Android 10 is here! With this release, we focused on making your everyday life easier with features powered by on-device machine learning, as well as supporting new technologies like Foldables and 5G. At the same time, with almost 50 changes related to privacy and security, Android 10 gives you greater protection, transparency, and control over your data. This builds on top of our ongoing commitment to provide industry-leading security and privacy protections on Android. We also built new tools that empower people of all abilities, and help you find the right balance with technology. Coming to only very few devices probably not near you.
Android 10 is expected to begin rolling out sometime next month to all Pixel phones. According to Canadian carrier Rogers today, the Android 10 launch date is Tuesday, September 3rd. For the past several years, Google has released Android versions at the start of the month alongside security patches. Given that the first Monday of September is Labor Day in the United States, Google looks to be targeting the day after. Now the waiting game begins for the 99.9% of Android users who do not have a Pixel.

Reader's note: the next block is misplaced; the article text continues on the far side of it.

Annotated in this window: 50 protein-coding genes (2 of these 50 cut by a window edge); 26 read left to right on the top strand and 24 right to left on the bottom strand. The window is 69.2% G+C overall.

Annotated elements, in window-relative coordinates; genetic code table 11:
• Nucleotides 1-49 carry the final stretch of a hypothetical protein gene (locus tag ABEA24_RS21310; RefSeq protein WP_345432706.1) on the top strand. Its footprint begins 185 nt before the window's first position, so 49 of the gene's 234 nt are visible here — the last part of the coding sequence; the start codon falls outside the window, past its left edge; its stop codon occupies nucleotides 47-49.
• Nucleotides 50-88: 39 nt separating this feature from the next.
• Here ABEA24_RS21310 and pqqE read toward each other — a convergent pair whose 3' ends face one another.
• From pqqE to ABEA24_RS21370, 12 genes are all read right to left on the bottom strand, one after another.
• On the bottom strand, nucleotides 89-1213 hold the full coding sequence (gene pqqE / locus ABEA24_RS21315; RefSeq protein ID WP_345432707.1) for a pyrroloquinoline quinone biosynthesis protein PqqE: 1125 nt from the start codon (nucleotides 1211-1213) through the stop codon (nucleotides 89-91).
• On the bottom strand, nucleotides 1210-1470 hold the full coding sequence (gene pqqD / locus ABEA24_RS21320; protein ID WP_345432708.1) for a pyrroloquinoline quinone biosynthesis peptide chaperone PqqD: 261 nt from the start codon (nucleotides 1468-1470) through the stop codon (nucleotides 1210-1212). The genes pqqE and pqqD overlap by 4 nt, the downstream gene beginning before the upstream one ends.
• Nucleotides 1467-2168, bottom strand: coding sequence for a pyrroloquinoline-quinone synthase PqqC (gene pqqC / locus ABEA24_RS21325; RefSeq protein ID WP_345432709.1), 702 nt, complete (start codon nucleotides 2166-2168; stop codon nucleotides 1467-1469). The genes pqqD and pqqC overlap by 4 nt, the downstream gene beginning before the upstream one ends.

First, we’re changing the way we name our releases. Our engineering team has always used internal code names for each version, based off of tasty treats, or desserts, in alphabetical order. This naming tradition has become a fun part of the release each year externally, too. But we’ve heard feedback over the years that the names weren’t always understood by everyone in the global community. As a global operating system, it’s important that these names are clear and relatable for everyone in the world. So, this next release of Android will simply use the version number and be called Android 10. We think this change helps make release names simpler and more intuitive for our global community. And while there were many tempting “Q” desserts out there, we think that at version 10 and 2.5 billion active devices, it was time to make this change. Not exactly a hugely important bit of news or anything, but there you have it – the dessert names are no more.